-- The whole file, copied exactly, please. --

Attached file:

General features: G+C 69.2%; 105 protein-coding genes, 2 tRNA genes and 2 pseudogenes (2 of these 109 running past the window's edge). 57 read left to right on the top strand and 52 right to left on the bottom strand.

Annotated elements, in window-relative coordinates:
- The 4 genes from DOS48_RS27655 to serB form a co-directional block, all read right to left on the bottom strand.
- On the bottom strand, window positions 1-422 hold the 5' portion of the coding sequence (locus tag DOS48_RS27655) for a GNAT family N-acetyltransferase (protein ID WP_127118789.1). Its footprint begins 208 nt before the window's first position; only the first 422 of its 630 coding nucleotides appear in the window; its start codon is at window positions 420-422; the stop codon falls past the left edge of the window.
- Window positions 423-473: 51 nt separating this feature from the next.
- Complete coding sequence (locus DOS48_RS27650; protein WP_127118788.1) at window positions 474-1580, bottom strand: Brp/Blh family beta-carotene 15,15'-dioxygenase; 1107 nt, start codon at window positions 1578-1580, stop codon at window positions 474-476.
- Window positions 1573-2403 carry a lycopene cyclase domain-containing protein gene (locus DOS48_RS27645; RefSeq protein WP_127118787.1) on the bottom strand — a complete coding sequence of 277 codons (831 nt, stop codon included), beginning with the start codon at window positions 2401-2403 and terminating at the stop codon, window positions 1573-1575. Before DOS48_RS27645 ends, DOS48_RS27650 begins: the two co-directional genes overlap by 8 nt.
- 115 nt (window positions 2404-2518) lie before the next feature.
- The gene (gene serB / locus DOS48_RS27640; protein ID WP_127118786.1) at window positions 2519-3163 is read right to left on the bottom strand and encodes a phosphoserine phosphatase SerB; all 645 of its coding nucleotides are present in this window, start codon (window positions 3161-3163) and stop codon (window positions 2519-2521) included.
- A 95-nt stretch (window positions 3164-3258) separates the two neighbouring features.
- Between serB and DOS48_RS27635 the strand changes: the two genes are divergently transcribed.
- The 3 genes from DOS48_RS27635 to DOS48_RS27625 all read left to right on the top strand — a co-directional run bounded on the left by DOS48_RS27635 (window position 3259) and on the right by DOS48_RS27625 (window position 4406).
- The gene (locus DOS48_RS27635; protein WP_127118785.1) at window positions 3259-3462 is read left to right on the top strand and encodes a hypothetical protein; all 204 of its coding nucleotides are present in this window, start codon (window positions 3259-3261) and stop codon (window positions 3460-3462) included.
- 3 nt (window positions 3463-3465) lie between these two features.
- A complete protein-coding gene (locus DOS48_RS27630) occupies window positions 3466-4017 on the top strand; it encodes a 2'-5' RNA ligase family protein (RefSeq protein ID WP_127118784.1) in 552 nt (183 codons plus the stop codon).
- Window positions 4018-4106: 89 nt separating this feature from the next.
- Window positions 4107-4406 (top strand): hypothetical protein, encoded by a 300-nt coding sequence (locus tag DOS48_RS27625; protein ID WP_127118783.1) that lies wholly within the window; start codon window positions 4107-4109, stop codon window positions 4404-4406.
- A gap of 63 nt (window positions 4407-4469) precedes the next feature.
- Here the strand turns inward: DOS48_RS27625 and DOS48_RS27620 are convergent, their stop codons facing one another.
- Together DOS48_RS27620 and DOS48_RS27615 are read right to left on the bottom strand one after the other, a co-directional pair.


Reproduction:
General features: G+C 69.2%; 105 protein-coding genes, 2 tRNA genes and 2 pseudogenes (2 of these 109 running past the window's edge). 57 read left to right on the top strand and 52 right to left on the bottom strand.

Annotated elements, in window-relative coordinates:
- The 4 genes from DOS48_RS27655 to serB form a co-directional block, all read right to left on the bottom strand.
- On the bottom strand, window positions 1-422 hold the 5' portion of the coding sequence (locus tag DOS48_RS27655) for a GNAT family N-acetyltransferase (protein ID WP_127118789.1). Its footprint begins 208 nt before the window's first position; only the first 422 of its 630 coding nucleotides appear in the window; its start codon is at window positions 420-422; the stop codon falls past the left edge of the window.
- Window positions 423-473: 51 nt separating this feature from the next.
- Complete coding sequence (locus DOS48_RS27650; protein WP_127118788.1) at window positions 474-1580, bottom strand: Brp/Blh family beta-carotene 15,15'-dioxygenase; 1107 nt, start codon at window positions 1578-1580, stop codon at window positions 474-476.
- Window positions 1573-2403 carry a lycopene cyclase domain-containing protein gene (locus DOS48_RS27645; RefSeq protein WP_127118787.1) on the bottom strand — a complete coding sequence of 277 codons (831 nt, stop codon included), beginning with the start codon at window positions 2401-2403 and terminating at the stop codon, window positions 1573-1575. Before DOS48_RS27645 ends, DOS48_RS27650 begins: the two co-directional genes overlap by 8 nt.
- 115 nt (window positions 2404-2518) lie before the next feature.
- The gene (gene serB / locus DOS48_RS27640; protein ID WP_127118786.1) at window positions 2519-3163 is read right to left on the bottom strand and encodes a phosphoserine phosphatase SerB; all 645 of its coding nucleotides are present in this window, start codon (window positions 3161-3163) and stop codon (window positions 2519-2521) included.
- A 95-nt stretch (window positions 3164-3258) separates the two neighbouring features.
- Between serB and DOS48_RS27635 the strand changes: the two genes are divergently transcribed.
- The 3 genes from DOS48_RS27635 to DOS48_RS27625 all read left to right on the top strand — a co-directional run bounded on the left by DOS48_RS27635 (window position 3259) and on the right by DOS48_RS27625 (window position 4406).
- The gene (locus DOS48_RS27635; protein WP_127118785.1) at window positions 3259-3462 is read left to right on the top strand and encodes a hypothetical protein; all 204 of its coding nucleotides are present in this window, start codon (window positions 3259-3261) and stop codon (window positions 3460-3462) included.
- 3 nt (window positions 3463-3465) lie between these two features.
- A complete protein-coding gene (locus DOS48_RS27630) occupies window positions 3466-4017 on the top strand; it encodes a 2'-5' RNA ligase family protein (RefSeq protein ID WP_127118784.1) in 552 nt (183 codons plus the stop codon).
- Window positions 4018-4106: 89 nt separating this feature from the next.
- Window positions 4107-4406 (top strand): hypothetical protein, encoded by a 300-nt coding sequence (locus tag DOS48_RS27625; protein ID WP_127118783.1) that lies wholly within the window; start codon window positions 4107-4109, stop codon window positions 4404-4406.
- A gap of 63 nt (window positions 4407-4469) precedes the next feature.
- Here the strand turns inward: DOS48_RS27625 and DOS48_RS27620 are convergent, their stop codons facing one another.
- Together DOS48_RS27620 and DOS48_RS27615 are read right to left on the bottom strand one after the other, a co-directional pair.